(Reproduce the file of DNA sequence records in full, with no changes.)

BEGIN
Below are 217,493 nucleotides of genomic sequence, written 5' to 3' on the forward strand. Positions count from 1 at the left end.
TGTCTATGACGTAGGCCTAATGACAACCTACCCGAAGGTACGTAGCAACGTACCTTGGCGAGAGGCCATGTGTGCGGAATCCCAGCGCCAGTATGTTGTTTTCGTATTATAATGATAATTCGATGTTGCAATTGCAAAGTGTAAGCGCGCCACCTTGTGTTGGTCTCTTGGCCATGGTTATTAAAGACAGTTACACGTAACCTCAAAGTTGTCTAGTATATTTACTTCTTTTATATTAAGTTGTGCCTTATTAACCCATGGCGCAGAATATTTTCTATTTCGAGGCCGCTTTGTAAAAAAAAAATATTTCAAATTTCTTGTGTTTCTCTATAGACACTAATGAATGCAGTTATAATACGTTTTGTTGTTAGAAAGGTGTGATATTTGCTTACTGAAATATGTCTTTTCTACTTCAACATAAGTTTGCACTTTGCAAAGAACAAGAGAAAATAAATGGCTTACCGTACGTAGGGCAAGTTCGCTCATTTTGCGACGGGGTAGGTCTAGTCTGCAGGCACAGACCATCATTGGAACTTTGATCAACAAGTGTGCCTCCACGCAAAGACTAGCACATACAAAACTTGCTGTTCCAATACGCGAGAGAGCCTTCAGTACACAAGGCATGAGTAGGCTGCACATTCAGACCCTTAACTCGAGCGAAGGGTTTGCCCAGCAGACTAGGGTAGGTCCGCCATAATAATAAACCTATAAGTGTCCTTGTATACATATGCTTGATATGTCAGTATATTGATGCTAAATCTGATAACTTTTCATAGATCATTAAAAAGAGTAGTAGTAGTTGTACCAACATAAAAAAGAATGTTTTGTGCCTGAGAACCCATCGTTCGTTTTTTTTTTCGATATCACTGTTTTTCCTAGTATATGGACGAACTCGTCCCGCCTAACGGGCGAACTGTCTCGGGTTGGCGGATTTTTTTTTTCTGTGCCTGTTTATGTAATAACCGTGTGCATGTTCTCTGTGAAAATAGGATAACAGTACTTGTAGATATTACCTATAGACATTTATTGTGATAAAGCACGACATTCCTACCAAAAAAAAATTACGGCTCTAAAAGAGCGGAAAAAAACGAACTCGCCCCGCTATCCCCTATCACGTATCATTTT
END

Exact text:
Below are 217,493 nucleotides of genomic sequence, written 5' to 3' on the forward strand. Positions count from 1 at the left end.
TGTCTATGACGTAGGCCTAATGACAACCTACCCGAAGGTACGTAGCAACGTACCTTGGCGAGAGGCCATGTGTGCGGAATCCCAGCGCCAGTATGTTGTTTTCGTATTATAATGATAATTCGATGTTGCAATTGCAAAGTGTAAGCGCGCCACCTTGTGTTGGTCTCTTGGCCATGGTTATTAAAGACAGTTACACGTAACCTCAAAGTTGTCTAGTATATTTACTTCTTTTATATTAAGTTGTGCCTTATTAACCCATGGCGCAGAATATTTTCTATTTCGAGGCCGCTTTGTAAAAAAAAAATATTTCAAATTTCTTGTGTTTCTCTATAGACACTAATGAATGCAGTTATAATACGTTTTGTTGTTAGAAAGGTGTGATATTTGCTTACTGAAATATGTCTTTTCTACTTCAACATAAGTTTGCACTTTGCAAAGAACAAGAGAAAATAAATGGCTTACCGTACGTAGGGCAAGTTCGCTCATTTTGCGACGGGGTAGGTCTAGTCTGCAGGCACAGACCATCATTGGAACTTTGATCAACAAGTGTGCCTCCACGCAAAGACTAGCACATACAAAACTTGCTGTTCCAATACGCGAGAGAGCCTTCAGTACACAAGGCATGAGTAGGCTGCACATTCAGACCCTTAACTCGAGCGAAGGGTTTGCCCAGCAGACTAGGGTAGGTCCGCCATAATAATAAACCTATAAGTGTCCTTGTATACATATGCTTGATATGTCAGTATATTGATGCTAAATCTGATAACTTTTCATAGATCATTAAAAAGAGTAGTAGTAGTTGTACCAACATAAAAAAGAATGTTTTGTGCCTGAGAACCCATCGTTCGTTTTTTTTTTCGATATCACTGTTTTTCCTAGTATATGGACGAACTCGTCCCGCCTAACGGGCGAACTGTCTCGGGTTGGCGGATTTTTTTTTTCTGTGCCTGTTTATGTAATAACCGTGTGCATGTTCTCTGTGAAAATAGGATAACAGTACTTGTAGATATTACCTATAGACATTTATTGTGATAAAGCACGACATTCCTACCAAAAAAAAATTACGGCTCTAAAAGAGCGGAAAAAAACGAACTCGCCCCGCTATCCCCTATCACGTATCATTTT